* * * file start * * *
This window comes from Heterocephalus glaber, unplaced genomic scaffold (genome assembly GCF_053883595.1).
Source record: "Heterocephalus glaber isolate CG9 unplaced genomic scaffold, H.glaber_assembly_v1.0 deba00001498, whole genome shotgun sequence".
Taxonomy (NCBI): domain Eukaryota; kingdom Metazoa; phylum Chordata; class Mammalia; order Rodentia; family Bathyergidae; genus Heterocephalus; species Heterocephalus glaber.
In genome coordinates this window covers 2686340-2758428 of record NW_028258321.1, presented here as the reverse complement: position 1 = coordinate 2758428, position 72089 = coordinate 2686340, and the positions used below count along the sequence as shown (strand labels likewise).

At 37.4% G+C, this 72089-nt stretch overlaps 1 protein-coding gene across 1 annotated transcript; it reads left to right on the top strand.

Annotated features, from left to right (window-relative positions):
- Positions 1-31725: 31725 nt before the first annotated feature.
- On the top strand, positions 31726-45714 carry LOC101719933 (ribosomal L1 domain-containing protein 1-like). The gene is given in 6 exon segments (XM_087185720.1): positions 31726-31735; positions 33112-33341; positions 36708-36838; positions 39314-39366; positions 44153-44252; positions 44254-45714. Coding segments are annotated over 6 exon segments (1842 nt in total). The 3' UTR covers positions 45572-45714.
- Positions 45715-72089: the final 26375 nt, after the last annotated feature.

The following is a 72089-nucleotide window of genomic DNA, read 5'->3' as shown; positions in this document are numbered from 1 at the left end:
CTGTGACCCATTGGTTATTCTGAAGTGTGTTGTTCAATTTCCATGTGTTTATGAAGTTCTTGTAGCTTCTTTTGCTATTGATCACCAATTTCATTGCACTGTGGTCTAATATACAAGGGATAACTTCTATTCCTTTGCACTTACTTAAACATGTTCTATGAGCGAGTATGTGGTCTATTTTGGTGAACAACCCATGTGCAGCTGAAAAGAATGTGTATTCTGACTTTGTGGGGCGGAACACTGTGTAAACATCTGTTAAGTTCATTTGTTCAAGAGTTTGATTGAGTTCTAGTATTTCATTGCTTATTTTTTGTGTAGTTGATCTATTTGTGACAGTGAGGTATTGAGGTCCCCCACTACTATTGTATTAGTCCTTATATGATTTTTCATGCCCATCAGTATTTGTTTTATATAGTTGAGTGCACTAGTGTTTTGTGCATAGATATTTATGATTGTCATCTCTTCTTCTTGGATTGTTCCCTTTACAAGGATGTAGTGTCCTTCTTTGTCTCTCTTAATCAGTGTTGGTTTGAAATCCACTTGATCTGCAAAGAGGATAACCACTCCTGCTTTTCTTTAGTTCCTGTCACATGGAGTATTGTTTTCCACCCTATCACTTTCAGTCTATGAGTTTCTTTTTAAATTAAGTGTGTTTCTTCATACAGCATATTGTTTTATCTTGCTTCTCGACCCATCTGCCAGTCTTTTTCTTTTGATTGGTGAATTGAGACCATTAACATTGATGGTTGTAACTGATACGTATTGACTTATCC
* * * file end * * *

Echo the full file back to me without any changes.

This window comes from Heterocephalus glaber, unplaced genomic scaffold (genome assembly GCF_053883595.1).
Source record: "Heterocephalus glaber isolate CG9 unplaced genomic scaffold, H.glaber_assembly_v1.0 deba00001498, whole genome shotgun sequence".
Taxonomy (NCBI): domain Eukaryota; kingdom Metazoa; phylum Chordata; class Mammalia; order Rodentia; family Bathyergidae; genus Heterocephalus; species Heterocephalus glaber.
In genome coordinates this window covers 2686340-2758428 of record NW_028258321.1, presented here as the reverse complement: position 1 = coordinate 2758428, position 72089 = coordinate 2686340, and the positions used below count along the sequence as shown (strand labels likewise).

At 37.4% G+C, this 72089-nt stretch overlaps 1 protein-coding gene across 1 annotated transcript; it reads left to right on the top strand.

Annotated features, from left to right (window-relative positions):
- Positions 1-31725: 31725 nt before the first annotated feature.
- On the top strand, positions 31726-45714 carry LOC101719933 (ribosomal L1 domain-containing protein 1-like). The gene is given in 6 exon segments (XM_087185720.1): positions 31726-31735; positions 33112-33341; positions 36708-36838; positions 39314-39366; positions 44153-44252; positions 44254-45714. Coding segments are annotated over 6 exon segments (1842 nt in total). The 3' UTR covers positions 45572-45714.
- Positions 45715-72089: the final 26375 nt, after the last annotated feature.

The following is a 72089-nucleotide window of genomic DNA, read 5'->3' as shown; positions in this document are numbered from 1 at the left end:
CTGTGACCCATTGGTTATTCTGAAGTGTGTTGTTCAATTTCCATGTGTTTATGAAGTTCTTGTAGCTTCTTTTGCTATTGATCACCAATTTCATTGCACTGTGGTCTAATATACAAGGGATAACTTCTATTCCTTTGCACTTACTTAAACATGTTCTATGAGCGAGTATGTGGTCTATTTTGGTGAACAACCCATGTGCAGCTGAAAAGAATGTGTATTCTGACTTTGTGGGGCGGAACACTGTGTAAACATCTGTTAAGTTCATTTGTTCAAGAGTTTGATTGAGTTCTAGTATTTCATTGCTTATTTTTTGTGTAGTTGATCTATTTGTGACAGTGAGGTATTGAGGTCCCCCACTACTATTGTATTAGTCCTTATATGATTTTTCATGCCCATCAGTATTTGTTTTATATAGTTGAGTGCACTAGTGTTTTGTGCATAGATATTTATGATTGTCATCTCTTCTTCTTGGATTGTTCCCTTTACAAGGATGTAGTGTCCTTCTTTGTCTCTCTTAATCAGTGTTGGTTTGAAATCCACTTGATCTGCAAAGAGGATAACCACTCCTGCTTTTCTTTAGTTCCTGTCACATGGAGTATTGTTTTCCACCCTATCACTTTCAGTCTATGAGTTTCTTTTTAAATTAAGTGTGTTTCTTCATACAGCATATTGTTTTATCTTGCTTCTCGACCCATCTGCCAGTCTTTTTCTTTTGATTGGTGAATTGAGACCATTAACATTGATGGTTGTAACTGATACGTATTGACTTATCC